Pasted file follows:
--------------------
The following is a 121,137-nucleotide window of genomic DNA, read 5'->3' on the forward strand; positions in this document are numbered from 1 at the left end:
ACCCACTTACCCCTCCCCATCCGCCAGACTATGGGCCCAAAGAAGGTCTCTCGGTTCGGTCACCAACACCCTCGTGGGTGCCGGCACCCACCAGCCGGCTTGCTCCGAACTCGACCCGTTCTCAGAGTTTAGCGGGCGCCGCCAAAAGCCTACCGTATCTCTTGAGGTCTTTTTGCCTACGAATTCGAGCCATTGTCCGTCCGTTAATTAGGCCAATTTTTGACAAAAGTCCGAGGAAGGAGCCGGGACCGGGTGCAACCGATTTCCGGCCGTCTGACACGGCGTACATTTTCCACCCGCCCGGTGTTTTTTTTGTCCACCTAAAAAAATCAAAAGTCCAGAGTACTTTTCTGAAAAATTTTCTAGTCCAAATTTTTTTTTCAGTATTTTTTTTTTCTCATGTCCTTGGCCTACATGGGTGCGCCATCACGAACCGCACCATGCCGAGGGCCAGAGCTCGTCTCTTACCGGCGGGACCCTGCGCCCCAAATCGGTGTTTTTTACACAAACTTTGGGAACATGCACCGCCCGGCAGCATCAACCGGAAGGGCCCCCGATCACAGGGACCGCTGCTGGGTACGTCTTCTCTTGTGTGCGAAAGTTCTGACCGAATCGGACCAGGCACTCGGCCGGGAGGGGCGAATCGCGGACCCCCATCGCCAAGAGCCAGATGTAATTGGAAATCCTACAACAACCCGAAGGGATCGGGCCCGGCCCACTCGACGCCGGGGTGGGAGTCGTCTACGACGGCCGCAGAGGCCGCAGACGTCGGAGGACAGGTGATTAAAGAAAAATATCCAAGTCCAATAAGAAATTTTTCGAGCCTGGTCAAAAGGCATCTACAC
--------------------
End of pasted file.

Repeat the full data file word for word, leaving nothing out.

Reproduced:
The following is a 121,137-nucleotide window of genomic DNA, read 5'->3' on the forward strand; positions in this document are numbered from 1 at the left end:
ACCCACTTACCCCTCCCCATCCGCCAGACTATGGGCCCAAAGAAGGTCTCTCGGTTCGGTCACCAACACCCTCGTGGGTGCCGGCACCCACCAGCCGGCTTGCTCCGAACTCGACCCGTTCTCAGAGTTTAGCGGGCGCCGCCAAAAGCCTACCGTATCTCTTGAGGTCTTTTTGCCTACGAATTCGAGCCATTGTCCGTCCGTTAATTAGGCCAATTTTTGACAAAAGTCCGAGGAAGGAGCCGGGACCGGGTGCAACCGATTTCCGGCCGTCTGACACGGCGTACATTTTCCACCCGCCCGGTGTTTTTTTTGTCCACCTAAAAAAATCAAAAGTCCAGAGTACTTTTCTGAAAAATTTTCTAGTCCAAATTTTTTTTTCAGTATTTTTTTTTTCTCATGTCCTTGGCCTACATGGGTGCGCCATCACGAACCGCACCATGCCGAGGGCCAGAGCTCGTCTCTTACCGGCGGGACCCTGCGCCCCAAATCGGTGTTTTTTACACAAACTTTGGGAACATGCACCGCCCGGCAGCATCAACCGGAAGGGCCCCCGATCACAGGGACCGCTGCTGGGTACGTCTTCTCTTGTGTGCGAAAGTTCTGACCGAATCGGACCAGGCACTCGGCCGGGAGGGGCGAATCGCGGACCCCCATCGCCAAGAGCCAGATGTAATTGGAAATCCTACAACAACCCGAAGGGATCGGGCCCGGCCCACTCGACGCCGGGGTGGGAGTCGTCTACGACGGCCGCAGAGGCCGCAGACGTCGGAGGACAGGTGATTAAAGAAAAATATCCAAGTCCAATAAGAAATTTTTCGAGCCTGGTCAAAAGGCATCTACAC